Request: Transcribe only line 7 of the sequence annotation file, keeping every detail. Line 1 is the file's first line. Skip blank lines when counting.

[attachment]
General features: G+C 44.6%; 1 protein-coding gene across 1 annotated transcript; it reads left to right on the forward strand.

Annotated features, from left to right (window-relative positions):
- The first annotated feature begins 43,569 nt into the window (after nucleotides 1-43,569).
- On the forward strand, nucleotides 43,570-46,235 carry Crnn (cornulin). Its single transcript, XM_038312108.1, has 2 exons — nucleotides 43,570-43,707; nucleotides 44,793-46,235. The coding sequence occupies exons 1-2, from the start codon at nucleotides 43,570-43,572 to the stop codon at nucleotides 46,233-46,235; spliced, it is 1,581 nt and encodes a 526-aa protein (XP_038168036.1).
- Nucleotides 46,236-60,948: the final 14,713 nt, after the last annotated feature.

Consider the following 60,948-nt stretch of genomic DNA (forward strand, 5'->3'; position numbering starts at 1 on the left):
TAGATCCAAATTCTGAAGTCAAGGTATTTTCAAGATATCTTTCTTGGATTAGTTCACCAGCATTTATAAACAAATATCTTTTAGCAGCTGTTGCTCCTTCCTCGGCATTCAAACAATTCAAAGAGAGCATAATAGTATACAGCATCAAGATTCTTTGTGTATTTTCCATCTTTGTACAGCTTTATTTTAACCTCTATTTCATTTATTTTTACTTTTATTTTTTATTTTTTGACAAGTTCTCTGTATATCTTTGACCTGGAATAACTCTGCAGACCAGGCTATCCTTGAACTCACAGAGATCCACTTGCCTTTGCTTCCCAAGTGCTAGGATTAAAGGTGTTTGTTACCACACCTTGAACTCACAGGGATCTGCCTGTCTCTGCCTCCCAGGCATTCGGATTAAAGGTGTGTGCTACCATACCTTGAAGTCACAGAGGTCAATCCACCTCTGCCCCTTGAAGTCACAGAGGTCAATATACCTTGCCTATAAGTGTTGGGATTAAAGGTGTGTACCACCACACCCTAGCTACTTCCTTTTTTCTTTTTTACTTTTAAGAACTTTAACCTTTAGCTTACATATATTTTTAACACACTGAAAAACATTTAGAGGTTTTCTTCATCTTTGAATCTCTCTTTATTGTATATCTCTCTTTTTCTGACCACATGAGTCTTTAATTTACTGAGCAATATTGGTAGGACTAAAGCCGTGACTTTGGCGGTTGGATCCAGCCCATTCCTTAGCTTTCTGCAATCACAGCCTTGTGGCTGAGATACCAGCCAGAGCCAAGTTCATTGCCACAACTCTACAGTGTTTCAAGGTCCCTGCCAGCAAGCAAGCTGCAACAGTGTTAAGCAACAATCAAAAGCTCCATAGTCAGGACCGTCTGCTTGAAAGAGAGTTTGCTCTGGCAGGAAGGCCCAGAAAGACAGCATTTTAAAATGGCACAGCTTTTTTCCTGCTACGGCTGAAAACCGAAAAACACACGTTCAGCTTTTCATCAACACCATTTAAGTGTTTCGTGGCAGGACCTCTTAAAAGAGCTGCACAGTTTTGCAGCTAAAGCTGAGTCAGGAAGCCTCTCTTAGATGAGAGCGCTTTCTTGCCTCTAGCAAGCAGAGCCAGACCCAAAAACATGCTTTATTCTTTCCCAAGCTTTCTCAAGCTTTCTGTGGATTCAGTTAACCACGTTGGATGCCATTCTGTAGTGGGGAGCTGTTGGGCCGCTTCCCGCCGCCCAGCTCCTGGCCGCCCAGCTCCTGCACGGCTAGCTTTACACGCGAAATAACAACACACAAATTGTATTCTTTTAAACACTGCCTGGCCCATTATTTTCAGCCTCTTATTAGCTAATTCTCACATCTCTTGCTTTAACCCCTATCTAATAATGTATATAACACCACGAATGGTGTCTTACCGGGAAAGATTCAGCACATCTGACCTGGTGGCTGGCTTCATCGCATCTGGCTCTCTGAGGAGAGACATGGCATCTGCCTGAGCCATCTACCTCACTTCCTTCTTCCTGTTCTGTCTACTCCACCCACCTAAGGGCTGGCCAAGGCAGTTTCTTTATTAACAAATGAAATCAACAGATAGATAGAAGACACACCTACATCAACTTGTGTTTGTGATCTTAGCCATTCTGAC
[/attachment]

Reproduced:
TAGATCCAAATTCTGAAGTCAAGGTATTTTCAAGATATCTTTCTTGGATTAGTTCACCAGCATTTATAAACAAATATCTTTTAGCAGCTGTTGCTCCTTCCTCGGCATTCAAACAATTCAAAGAGAGCATAATAGTATACAGCATCAAGATTCTTTGTGTATTTTCCATCTTTGTACAGCTTTATTTTAACCTCTATTTCATTTATTTTTACTTTTATTTTTTATTTTTTGACAAGTTCTCTGTATATCTTTGACCTGGAATAACTCTGCAGACCAGGCTATCCTTGAACTCACAGAGATCCACTTGCCTTTGCTTCCCAAGTGCTAGGATTAAAGGTGTTTGTTACCACACCTTGAACTCACAGGGATCTGCCTGTCTCTGCCTCCCAGGCATTCGGATTAAAGGTGTGTGCTACCATACCTTGAAGTCACAGAGGTCAATCCACCTCTGCCCCTTGAAGTCACAGAGGTCAATATACCTTGCCTATAAGTGTTGGGATTAAAGGTGTGTACCACCACACCCTAGCTACTTCCTTTTTTCTTTTTTACTTTTAAGAACTTTAACCTTTAGCTTACATATATTTTTAACACACTGAAAAACATTTAGAGGTTTTCTTCATCTTTGAATCTCTCTTTATTGTATATCTCTCTTTTTCTGACCACATGAGTCTTTAATTTACTGAGCAATATTGGTAGGACTAAAGCCGTGACTTTGGCGGTTGGATCCAGCCCATTCCTTAGCTTTCTGCAATCACAGCCTTGTGGCTGAGATACCAGCCAGAGCCAAGTTCATTGCCACAACTCTACAGTGTTTCAAGGTCCCTGCCAGCAAGCAAGCTGCAACAGTGTTAAGCAACAATCAAAAGCTCCATAGTCAGGACCGTCTGCTTGAAAGAGAGTTTGCTCTGGCAGGAAGGCCCAGAAAGACAGCATTTTAAAATGGCACAGCTTTTTTCCTGCTACGGCTGAAAACCGAAAAACACACGTTCAGCTTTTCATCAACACCATTTAAGTGTTTCGTGGCAGGACCTCTTAAAAGAGCTGCACAGTTTTGCAGCTAAAGCTGAGTCAGGAAGCCTCTCTTAGATGAGAGCGCTTTCTTGCCTCTAGCAAGCAGAGCCAGACCCAAAAACATGCTTTATTCTTTCCCAAGCTTTCTCAAGCTTTCTGTGGATTCAGTTAACCACGTTGGATGCCATTCTGTAGTGGGGAGCTGTTGGGCCGCTTCCCGCCGCCCAGCTCCTGGCCGCCCAGCTCCTGCACGGCTAGCTTTACACGCGAAATAACAACACACAAATTGTATTCTTTTAAACACTGCCTGGCCCATTATTTTCAGCCTCTTATTAGCTAATTCTCACATCTCTTGCTTTAACCCCTATCTAATAATGTATATAACACCACGAATGGTGTCTTACCGGGAAAGATTCAGCACATCTGACCTGGTGGCTGGCTTCATCGCATCTGGCTCTCTGAGGAGAGACATGGCATCTGCCTGAGCCATCTACCTCACTTCCTTCTTCCTGTTCTGTCTACTCCACCCACCTAAGGGCTGGCCAAGGCAGTTTCTTTATTAACAAATGAAATCAACAGATAGATAGAAGACACACCTACATCAACTTGTGTTTGTGATCTTAGCCATTCTGAC